New RNA-based therapeutic strategies for controlling gene expression

Feb 02, 2012
Nucleic Acid Therapeutics is an authoritative, peer-reviewed journal published bimonthly in print and online that focuses on cutting-edge basic research, therapeutic applications, and drug development using nucleic acids or related compounds to alter gene expression. ©2012, Mary Ann Liebert Inc., publishers

Small RNA-based nucleic acid drugs represent a promising new class of therapeutic agents for silencing abnormal or overactive disease-causing genes, and researchers have discovered new mechanisms by which RNA drugs can control gene activity. A comprehensive review article in Nucleic Acid Therapeutics, a peer-reviewed journal published by Mary Ann Liebert, Inc., details these advances.

Short strands of , called small RNAs, can be used for targeted gene silencing, making them attractive drug candidates. These small RNAs block through multiple (RNAi) pathways, including two newly discovered pathways in which small RNAs bind to Argonaute proteins or other forms of RNA present in the , such as long non-coding RNAs and pre-mRNA.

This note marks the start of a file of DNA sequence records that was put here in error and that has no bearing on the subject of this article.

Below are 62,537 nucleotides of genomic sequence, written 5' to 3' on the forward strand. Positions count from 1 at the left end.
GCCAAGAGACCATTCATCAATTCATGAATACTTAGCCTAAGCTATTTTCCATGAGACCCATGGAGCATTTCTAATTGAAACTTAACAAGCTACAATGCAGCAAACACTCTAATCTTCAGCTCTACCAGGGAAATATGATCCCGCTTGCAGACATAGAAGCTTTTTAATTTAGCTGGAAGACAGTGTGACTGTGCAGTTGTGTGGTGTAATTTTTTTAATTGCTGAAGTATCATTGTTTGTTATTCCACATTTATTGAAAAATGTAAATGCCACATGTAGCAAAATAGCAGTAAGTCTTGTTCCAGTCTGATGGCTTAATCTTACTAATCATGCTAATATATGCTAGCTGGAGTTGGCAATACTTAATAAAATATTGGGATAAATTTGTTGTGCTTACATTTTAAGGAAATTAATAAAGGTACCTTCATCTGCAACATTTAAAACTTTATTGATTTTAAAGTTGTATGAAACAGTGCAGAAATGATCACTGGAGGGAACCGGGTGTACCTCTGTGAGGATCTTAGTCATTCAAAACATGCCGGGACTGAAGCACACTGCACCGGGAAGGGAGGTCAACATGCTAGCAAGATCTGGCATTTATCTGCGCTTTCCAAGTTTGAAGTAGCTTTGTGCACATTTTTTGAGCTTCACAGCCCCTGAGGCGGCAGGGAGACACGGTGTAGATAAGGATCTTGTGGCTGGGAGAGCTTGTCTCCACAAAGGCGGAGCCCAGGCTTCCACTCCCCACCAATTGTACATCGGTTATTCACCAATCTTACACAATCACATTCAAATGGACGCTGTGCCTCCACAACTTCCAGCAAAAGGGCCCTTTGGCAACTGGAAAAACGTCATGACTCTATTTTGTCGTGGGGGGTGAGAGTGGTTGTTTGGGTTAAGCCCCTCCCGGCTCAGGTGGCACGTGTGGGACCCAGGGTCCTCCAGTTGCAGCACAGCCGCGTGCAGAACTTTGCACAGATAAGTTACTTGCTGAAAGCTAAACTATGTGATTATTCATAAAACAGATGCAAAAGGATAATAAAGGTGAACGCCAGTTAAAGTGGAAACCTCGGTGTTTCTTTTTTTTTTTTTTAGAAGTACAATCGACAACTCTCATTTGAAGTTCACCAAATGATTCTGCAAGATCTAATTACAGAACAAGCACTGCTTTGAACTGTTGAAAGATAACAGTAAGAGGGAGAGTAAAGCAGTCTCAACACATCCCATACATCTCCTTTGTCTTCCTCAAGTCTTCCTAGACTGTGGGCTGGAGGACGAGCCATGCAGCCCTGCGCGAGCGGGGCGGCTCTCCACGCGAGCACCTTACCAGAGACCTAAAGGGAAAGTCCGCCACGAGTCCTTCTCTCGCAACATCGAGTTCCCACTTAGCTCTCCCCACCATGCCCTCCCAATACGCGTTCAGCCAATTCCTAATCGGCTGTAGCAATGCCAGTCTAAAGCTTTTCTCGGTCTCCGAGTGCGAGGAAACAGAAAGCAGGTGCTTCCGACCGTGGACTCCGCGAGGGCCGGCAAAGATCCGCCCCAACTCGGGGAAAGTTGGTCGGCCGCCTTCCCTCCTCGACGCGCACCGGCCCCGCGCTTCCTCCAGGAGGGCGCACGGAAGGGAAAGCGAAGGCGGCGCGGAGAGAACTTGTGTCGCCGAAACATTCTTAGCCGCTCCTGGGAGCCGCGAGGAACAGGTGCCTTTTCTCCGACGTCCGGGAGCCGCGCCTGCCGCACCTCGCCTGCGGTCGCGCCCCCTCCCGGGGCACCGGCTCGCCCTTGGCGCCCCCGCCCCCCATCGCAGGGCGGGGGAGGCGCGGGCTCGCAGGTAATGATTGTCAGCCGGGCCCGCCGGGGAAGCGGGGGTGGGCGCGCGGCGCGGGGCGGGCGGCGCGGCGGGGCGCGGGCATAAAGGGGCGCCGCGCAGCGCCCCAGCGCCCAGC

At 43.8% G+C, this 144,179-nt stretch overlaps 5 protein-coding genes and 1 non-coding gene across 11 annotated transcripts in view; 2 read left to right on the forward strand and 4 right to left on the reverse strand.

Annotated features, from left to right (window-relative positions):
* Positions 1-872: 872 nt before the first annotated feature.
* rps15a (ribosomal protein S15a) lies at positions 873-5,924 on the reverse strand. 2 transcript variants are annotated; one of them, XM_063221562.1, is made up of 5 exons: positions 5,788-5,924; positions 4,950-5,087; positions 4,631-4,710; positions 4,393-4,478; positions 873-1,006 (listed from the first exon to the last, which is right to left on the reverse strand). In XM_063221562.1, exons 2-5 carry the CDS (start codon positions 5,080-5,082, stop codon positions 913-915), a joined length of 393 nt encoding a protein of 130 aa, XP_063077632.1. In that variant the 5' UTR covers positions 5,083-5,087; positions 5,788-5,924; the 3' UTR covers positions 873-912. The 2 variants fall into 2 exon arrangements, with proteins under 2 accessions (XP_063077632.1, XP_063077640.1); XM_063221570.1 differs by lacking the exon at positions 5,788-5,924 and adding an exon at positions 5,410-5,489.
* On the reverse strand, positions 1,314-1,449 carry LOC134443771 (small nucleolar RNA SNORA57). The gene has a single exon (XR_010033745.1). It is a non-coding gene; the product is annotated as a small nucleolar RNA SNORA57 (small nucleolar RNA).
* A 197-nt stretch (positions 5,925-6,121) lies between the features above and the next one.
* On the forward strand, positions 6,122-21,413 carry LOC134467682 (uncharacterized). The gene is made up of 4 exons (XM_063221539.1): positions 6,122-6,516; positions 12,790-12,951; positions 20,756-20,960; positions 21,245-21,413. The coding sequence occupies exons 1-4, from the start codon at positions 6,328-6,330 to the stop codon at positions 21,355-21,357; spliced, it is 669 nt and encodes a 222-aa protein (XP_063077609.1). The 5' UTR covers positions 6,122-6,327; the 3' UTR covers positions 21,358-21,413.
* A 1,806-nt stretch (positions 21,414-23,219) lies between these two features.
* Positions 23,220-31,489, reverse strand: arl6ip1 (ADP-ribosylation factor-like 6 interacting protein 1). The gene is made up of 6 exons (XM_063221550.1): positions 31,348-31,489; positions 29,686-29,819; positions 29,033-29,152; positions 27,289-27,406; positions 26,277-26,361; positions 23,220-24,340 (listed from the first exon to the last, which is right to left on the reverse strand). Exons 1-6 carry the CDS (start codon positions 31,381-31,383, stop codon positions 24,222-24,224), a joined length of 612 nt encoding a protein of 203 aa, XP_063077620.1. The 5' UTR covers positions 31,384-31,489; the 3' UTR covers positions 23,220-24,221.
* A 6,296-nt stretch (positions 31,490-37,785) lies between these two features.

Keith T. Gagnon, PhD, and David R. Corey, PhD, University of Texas Southwestern Medical Center, in Dallas, review common features shared by RNAi pathways for controlling gene expression and focus in detail on the potential for Argonaute-RNA complexes in gene regulation and other exciting new options for targeting emerging forms of non-coding RNAs and pre-mRNAs in the article "Argonaute and the Nuclear RNAs: New Pathways for RNA Mediated Control of Gene Expression."

"The field of RNA mediated control of gene expression is rapidly evolving and the article by Gagnon and Corey provides a highly informative and up to date review of this exciting and often surprising area of biomedical research. We are delighted to publish this important review for the field," says Co-Editor-in-Chief Bruce A. Sullenger, PhD, Duke Translational Research Institute, Duke University Medical Center, Durham, NC.

Explore further: Untangling DNA with a droplet of water, a pipet and a polymer

Provided by Mary Ann Liebert, Inc.

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